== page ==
The rectus abdominis can flex the trunk, like you do when you perform crunches or sit-ups. This is why these exercises are so popular, because they can help you achieve that 6-pack abs look that so many people desire. However, there are other muscles in the body that help control your core that are just as important, if not more important than this one.
The external obliques help to form the outer wall of your core and run along the sides of your trunk. They also help to flex the trunk, but also assist with rotation.
The internal obliques run just underneath the external obliques, running in the opposite direction, and also assist with rotation of the trunk.
Another muscle of the core is what is called the transversus abdominis, or TA. This muscle wraps around you like a corset and helps to improve the stability of your core.
The spinal erectors run down your back right up against the spine. These muscles help you stand up straight and maintain upright posture.
The hip flexors are another component to the core. These muscles are crucial to jumping and tumbling.
Often times in cheerleaders, the spinal erectors and hip flexors will be overactive and lead to what is called an anterior pelvic tilt, typically noted by an arched back in standing. A little bit of tilt is ok. However, too much tilt can mean weaker muscles in the abdomen and/or glutes leading to increased stress on the back and hips. Good core exercises will help to keep these muscles in check while strengthening the other muscles of the core.
Other muscles, such as the hip extensors and abductors, as well as hamstrings, are not always included in the “core”, but when weak can lead to problems that affect the core. So it is very important to make sure that these muscles are strong as well.
So, now that we know a little bit more about what makes up the core, how do we strengthen it? Here is a list of some of the most effective core strengthening exercises as well as how to do them. If you are experiencing any pain, either prior to, during, or after doing any of these exercises, stop and consult a physical therapist.
2. Rolling Side Plank
3. Physioball Pike Rollouts
4. Hollow Body Holds
5. Bird Dog
6. Reverse Crunch
7. Flutter Kicks
8. Leg Lowering
10. Single Leg Bridges
Ankle sprains are one of the most common injuries in cheerleading, and sports in general. There are several things that athletes can do to help prevent ankle sprains from occurring. Here are my Top 5:
1. Build Up Ankle Strength. Having strong muscles that support your ankle will act as a “brace” to support the ankle and aid in preventing ankle sprains from occurring. A physical therapist can prescribe specific individualized exercises, some of which may include: lunges, single leg squats, resistance band exercises, or toe/heel raises.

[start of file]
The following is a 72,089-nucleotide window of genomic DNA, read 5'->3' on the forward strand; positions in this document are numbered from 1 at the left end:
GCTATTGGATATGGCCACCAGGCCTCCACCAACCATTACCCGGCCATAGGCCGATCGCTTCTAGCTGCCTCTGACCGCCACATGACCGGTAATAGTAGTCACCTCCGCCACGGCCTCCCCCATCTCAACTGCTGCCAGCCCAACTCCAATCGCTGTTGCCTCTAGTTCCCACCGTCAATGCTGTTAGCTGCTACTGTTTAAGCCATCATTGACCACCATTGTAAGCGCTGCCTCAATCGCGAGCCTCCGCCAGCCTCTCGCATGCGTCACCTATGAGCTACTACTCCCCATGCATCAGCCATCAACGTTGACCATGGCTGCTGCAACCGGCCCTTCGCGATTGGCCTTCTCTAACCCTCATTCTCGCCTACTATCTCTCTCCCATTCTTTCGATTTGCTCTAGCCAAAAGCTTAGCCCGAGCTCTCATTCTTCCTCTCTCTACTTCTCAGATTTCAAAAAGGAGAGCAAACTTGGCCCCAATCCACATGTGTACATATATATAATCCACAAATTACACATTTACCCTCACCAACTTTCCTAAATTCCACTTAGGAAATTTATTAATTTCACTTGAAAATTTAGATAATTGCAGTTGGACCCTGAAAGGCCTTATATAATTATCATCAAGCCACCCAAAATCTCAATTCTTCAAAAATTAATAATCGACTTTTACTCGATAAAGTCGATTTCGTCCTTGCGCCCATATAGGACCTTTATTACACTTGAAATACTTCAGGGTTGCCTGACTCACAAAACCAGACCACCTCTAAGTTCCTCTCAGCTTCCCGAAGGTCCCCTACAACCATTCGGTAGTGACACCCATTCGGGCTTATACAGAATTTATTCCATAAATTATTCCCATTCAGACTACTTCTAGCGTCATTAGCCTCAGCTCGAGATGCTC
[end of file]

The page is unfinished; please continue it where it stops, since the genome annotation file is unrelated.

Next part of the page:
2. Improve Your Balance. Improving your balance is another great way to prevent ankle sprains. To understand how good balance will help, it is important to understand how the body’s balance system works. There are 3 main components to how the body balances itself. The first is through vision. When you see your surroundings, you are able to anticipate the environment and react accordingly. The second is with the vestibular system, or the inner ear, telling you that your body is moving, spinning, or changing positions. Without the help of the eyes, your body relies on the senses to know where it is in space, this is called proprioception and is the third component. The nerves in your foot and ankle help you sense the surface of the ground when you are running, walking, jumping, etc. Ways to improve the proprioception of the ankle is to work on different balance activities, such as standing on one leg.
3. Strengthen Your Core. The strength of your hips and trunk are important in controlling how the parts below move and function, including the ankles. Imagine if you were running in one direction and changed abruptly. If you lacked strength in your core, your feet and ankles would likely continue going in the initial direction, potentially leading to an ankle sprain.
4. Increase Flexibility. It is important to keep a good balance between strength and flexibility. Having adequate mobility in the ankle will allow the ankle to have a little more “give” before an injury occurs. However, hypermobility (increased mobility) of the ankle is one of the leading risk factors of ankle sprains, so too much flexibility can be a bad thing. A physical therapist can help you determine if you have too much, too little, or just enough ankle flexibility.
5. Progressive Activity. If you have taken some time off, either between seasons, or during a holiday break in the middle of the season, it is a good idea to return back gradually. Getting your body back into the habit of the activities performed in the sport can help decrease the risk of ankle injury.
Disclaimer: The information contained on this website is compiled from a variety of professional sources as well as the author's own experiences. The information should NOT be used in place of a visit to your healthcare provider or used to disregard any advice provided by your healthcare provider.